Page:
From Before Birth to Four Years is the Most Decisive Phase For the Brain
Scientists claim that the most decisive phase for the brain coincides with the beginning of life. It’s at this stage when development progresses faster and more visibly than at any other time in life. It’s also in this period when a good part of the individual’s brain and mental health is decided.
Sigmund Freud considered childhood to be a determining stage of the human being. Indeed, psychoanalysis attaches great importance to all the events that take place at this time of life. In fact, it searches for keys in adults’ childhoods for their deepest problems. Today, the field of neuroscience has also confirmed that the most decisive phase for the brain is in childhood.
Childhood is a decisive phase for the brain because it’s at this precise moment that the organ is being formed and developed. Furthermore, science has now proven that difficult experiences, both in fetal life and in the early years, can have long-term effects on the child.
” It is never too late to have a happy childhood.”
Fetal development: a decisive phase for the brain
Fetal development is a decisive phase for the brain. Indeed, today, science knows that the development of this organ can be altered by the living conditions of the mother. In fact, if the mother suffers episodes of intense stress, more or less continuously, it affects the developing fetus.
Stress causes levels of cortisol to increase. This substance is actually known as the stress hormone. If high levels of cortisol are frequently present, it crosses the placenta and causes epigenetic changes in the body of the fetus.
Such changes have to do with modifications in DNA. The immediate effect is that the cortisol level also begins to be elevated in the fetus. Studies have established that, in such cases, the child is born with an abnormal response to stress.
Long-term stress problems
The abnormality in the response to stress manifests itself early in the child’s behavior. In general, they find it difficult to tolerate any stressful situation, such as momentary separation from the mother or a medical examination. Relevant to this is the fact that epigenetic changes have been found in the umbilical cord blood of newborns. This is generated by feelings of stress in the mother.
As if this were not enough, high levels of stress in the mother have also been found to cause changes in the child’s brain. In many cases, it increases the volume of the amygdala. This is the area responsible for processing emotional memory, particularly emotions such as anger or fear.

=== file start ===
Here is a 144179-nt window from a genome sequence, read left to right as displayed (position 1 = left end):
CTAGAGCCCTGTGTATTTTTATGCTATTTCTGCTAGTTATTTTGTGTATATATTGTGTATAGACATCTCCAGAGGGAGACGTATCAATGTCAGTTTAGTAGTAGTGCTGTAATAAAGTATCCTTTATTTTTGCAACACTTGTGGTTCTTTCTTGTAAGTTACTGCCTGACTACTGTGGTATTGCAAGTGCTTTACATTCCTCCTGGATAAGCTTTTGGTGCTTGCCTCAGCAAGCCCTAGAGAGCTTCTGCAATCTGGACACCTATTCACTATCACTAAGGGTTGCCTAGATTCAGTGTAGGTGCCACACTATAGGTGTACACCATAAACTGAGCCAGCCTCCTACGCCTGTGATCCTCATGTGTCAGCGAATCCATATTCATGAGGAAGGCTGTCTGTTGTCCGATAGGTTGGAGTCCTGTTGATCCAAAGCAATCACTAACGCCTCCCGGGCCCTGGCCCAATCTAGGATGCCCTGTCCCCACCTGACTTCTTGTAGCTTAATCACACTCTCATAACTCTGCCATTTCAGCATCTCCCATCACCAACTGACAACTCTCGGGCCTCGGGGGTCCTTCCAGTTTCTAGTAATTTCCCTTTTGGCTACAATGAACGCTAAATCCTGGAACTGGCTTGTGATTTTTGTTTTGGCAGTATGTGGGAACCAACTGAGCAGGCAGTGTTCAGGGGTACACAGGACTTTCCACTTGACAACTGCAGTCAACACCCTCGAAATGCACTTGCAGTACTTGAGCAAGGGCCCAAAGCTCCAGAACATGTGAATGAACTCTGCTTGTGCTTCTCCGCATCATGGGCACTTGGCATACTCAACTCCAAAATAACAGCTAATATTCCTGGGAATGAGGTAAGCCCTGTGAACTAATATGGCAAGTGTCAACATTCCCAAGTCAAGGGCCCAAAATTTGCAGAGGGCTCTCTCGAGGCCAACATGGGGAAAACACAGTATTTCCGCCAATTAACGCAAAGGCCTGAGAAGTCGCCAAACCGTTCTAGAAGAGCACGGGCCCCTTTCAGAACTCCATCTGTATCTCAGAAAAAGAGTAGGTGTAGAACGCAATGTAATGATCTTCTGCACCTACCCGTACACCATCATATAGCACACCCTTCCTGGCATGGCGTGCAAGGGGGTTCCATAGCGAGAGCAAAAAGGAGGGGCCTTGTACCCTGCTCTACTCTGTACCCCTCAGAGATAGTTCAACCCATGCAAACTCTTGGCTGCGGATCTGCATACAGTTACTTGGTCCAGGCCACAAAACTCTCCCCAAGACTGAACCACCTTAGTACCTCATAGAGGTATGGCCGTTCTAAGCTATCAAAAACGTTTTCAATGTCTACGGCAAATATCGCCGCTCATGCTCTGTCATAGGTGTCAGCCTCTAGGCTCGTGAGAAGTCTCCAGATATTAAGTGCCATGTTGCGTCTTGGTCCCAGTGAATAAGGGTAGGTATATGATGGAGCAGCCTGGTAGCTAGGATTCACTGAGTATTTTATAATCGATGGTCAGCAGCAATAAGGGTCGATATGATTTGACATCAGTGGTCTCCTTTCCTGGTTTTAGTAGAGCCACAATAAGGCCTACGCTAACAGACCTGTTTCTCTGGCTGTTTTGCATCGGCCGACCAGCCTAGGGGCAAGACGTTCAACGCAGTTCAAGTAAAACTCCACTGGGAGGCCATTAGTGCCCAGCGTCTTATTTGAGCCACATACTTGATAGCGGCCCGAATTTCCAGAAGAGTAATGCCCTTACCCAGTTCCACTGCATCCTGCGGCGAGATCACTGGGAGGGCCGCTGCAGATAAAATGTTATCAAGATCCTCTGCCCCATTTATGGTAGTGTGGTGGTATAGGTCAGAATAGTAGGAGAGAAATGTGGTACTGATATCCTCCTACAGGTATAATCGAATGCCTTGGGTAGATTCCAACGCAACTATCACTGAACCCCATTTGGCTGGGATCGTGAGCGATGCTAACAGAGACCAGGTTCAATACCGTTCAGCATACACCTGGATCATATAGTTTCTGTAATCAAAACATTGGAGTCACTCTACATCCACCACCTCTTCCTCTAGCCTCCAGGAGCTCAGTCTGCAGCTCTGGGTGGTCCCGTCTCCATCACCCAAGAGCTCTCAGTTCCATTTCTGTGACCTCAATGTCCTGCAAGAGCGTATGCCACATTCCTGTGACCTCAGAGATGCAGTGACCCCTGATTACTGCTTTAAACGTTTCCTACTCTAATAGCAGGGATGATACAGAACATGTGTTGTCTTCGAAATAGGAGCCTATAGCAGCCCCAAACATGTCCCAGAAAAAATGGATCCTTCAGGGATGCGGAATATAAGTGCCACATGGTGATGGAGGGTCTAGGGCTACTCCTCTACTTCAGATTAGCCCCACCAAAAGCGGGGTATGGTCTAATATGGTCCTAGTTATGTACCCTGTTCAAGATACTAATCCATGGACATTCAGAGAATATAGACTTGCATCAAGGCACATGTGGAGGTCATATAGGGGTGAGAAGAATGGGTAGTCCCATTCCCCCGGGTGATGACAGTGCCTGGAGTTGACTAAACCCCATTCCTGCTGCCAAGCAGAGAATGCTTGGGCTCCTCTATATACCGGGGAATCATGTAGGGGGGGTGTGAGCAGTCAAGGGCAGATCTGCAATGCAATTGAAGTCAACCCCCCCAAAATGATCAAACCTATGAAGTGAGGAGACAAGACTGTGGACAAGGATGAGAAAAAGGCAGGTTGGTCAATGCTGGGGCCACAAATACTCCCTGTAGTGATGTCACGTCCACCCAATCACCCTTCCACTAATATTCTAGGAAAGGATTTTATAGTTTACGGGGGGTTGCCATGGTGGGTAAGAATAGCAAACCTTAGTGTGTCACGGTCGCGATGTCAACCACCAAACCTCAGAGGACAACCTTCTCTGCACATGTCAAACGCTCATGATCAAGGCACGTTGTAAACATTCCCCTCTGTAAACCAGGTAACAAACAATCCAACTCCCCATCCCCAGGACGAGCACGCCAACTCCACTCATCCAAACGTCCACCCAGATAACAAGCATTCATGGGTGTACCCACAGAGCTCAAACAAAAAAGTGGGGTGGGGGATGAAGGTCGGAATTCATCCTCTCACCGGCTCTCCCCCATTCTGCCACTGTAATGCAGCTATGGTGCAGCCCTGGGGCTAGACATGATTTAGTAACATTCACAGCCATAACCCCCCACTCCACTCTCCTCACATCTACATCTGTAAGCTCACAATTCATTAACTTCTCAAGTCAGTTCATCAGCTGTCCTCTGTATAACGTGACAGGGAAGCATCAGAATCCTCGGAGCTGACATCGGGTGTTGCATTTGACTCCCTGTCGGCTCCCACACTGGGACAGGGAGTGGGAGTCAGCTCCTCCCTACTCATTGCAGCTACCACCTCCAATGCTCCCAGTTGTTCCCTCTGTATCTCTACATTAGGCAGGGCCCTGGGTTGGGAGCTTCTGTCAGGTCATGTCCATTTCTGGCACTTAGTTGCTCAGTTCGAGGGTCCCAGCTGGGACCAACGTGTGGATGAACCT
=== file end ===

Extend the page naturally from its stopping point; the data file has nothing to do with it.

In these cases, there also appears to be a reduction in the hippocampus. This is the area associated with learning affective events and memory. Furthermore, a decrease in the gray matter has been observed which relates to the regulation of behavior and decision-making. The white matter also undergoes certain modifications.
The effect of all these changes is usually, in general, a more intense response to stressful situations. This is believed to predispose the child to mental problems. In addition, there may be emotional or behavioral difficulties. As a matter of fact, the child may have a lower IQ and a higher risk for developing autism and schizophrenia.
A functional disadvantage
If, after birth, the child remains exposed to difficult, frustrating, or shocking situations for them, the situation can become extremely complicated. Factors such as abuse, neglect, abandonment, violence in the family, use of psychoactive drugs, or poverty can enhance this effect. In fact, if the child has a special sensitivity to stress and experiences it frequently, the damage to them is greater.
Scientists have discovered that children exposed to these factors also experience changes in the brain during the first years of life. For example, the amygdala can become hypertrophied; a fact that manifests itself as anxiety. Likewise, there could be deterioration of memory, self-control, and learning problems due to the reduction in the size of the hippocampus.
In addition, language and reasoning problems can arise. This is because the medial prefrontal cortex is also affected. These facts all point to the need for a greater consideration toward the care of expectant mothers and their babies. Furthermore, the good news is, that if adverse conditions change, these abnormal changes can be reversed.